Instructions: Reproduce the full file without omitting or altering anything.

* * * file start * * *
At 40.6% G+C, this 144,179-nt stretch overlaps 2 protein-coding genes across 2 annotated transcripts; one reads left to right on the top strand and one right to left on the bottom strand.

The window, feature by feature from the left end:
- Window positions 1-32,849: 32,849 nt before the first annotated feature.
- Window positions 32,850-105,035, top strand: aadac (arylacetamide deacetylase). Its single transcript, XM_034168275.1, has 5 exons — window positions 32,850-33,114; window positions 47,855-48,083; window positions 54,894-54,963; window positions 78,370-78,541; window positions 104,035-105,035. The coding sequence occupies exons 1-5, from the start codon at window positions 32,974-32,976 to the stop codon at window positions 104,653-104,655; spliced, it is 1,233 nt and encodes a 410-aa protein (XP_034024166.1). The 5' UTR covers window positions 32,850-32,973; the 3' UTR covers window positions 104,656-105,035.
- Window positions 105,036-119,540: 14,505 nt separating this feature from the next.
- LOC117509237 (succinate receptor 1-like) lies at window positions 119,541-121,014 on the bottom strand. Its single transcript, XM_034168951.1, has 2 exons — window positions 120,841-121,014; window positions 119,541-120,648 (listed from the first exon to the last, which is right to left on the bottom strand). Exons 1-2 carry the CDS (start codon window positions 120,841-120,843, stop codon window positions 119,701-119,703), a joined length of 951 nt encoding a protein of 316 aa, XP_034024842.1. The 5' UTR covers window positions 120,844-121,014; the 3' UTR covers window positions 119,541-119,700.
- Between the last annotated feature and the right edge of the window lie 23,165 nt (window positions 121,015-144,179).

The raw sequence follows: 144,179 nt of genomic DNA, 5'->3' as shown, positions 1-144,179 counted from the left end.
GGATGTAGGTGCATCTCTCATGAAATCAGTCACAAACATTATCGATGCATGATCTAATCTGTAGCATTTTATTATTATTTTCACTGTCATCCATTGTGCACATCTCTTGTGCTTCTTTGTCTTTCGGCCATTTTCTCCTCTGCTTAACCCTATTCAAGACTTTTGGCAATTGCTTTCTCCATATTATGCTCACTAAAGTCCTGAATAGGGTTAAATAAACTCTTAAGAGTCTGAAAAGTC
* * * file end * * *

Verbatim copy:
At 40.6% G+C, this 144,179-nt stretch overlaps 2 protein-coding genes across 2 annotated transcripts; one reads left to right on the top strand and one right to left on the bottom strand.

The window, feature by feature from the left end:
- Window positions 1-32,849: 32,849 nt before the first annotated feature.
- Window positions 32,850-105,035, top strand: aadac (arylacetamide deacetylase). Its single transcript, XM_034168275.1, has 5 exons — window positions 32,850-33,114; window positions 47,855-48,083; window positions 54,894-54,963; window positions 78,370-78,541; window positions 104,035-105,035. The coding sequence occupies exons 1-5, from the start codon at window positions 32,974-32,976 to the stop codon at window positions 104,653-104,655; spliced, it is 1,233 nt and encodes a 410-aa protein (XP_034024166.1). The 5' UTR covers window positions 32,850-32,973; the 3' UTR covers window positions 104,656-105,035.
- Window positions 105,036-119,540: 14,505 nt separating this feature from the next.
- LOC117509237 (succinate receptor 1-like) lies at window positions 119,541-121,014 on the bottom strand. Its single transcript, XM_034168951.1, has 2 exons — window positions 120,841-121,014; window positions 119,541-120,648 (listed from the first exon to the last, which is right to left on the bottom strand). Exons 1-2 carry the CDS (start codon window positions 120,841-120,843, stop codon window positions 119,701-119,703), a joined length of 951 nt encoding a protein of 316 aa, XP_034024842.1. The 5' UTR covers window positions 120,844-121,014; the 3' UTR covers window positions 119,541-119,700.
- Between the last annotated feature and the right edge of the window lie 23,165 nt (window positions 121,015-144,179).

The raw sequence follows: 144,179 nt of genomic DNA, 5'->3' as shown, positions 1-144,179 counted from the left end.
GGATGTAGGTGCATCTCTCATGAAATCAGTCACAAACATTATCGATGCATGATCTAATCTGTAGCATTTTATTATTATTTTCACTGTCATCCATTGTGCACATCTCTTGTGCTTCTTTGTCTTTCGGCCATTTTCTCCTCTGCTTAACCCTATTCAAGACTTTTGGCAATTGCTTTCTCCATATTATGCTCACTAAAGTCCTGAATAGGGTTAAATAAACTCTTAAGAGTCTGAAAAGTC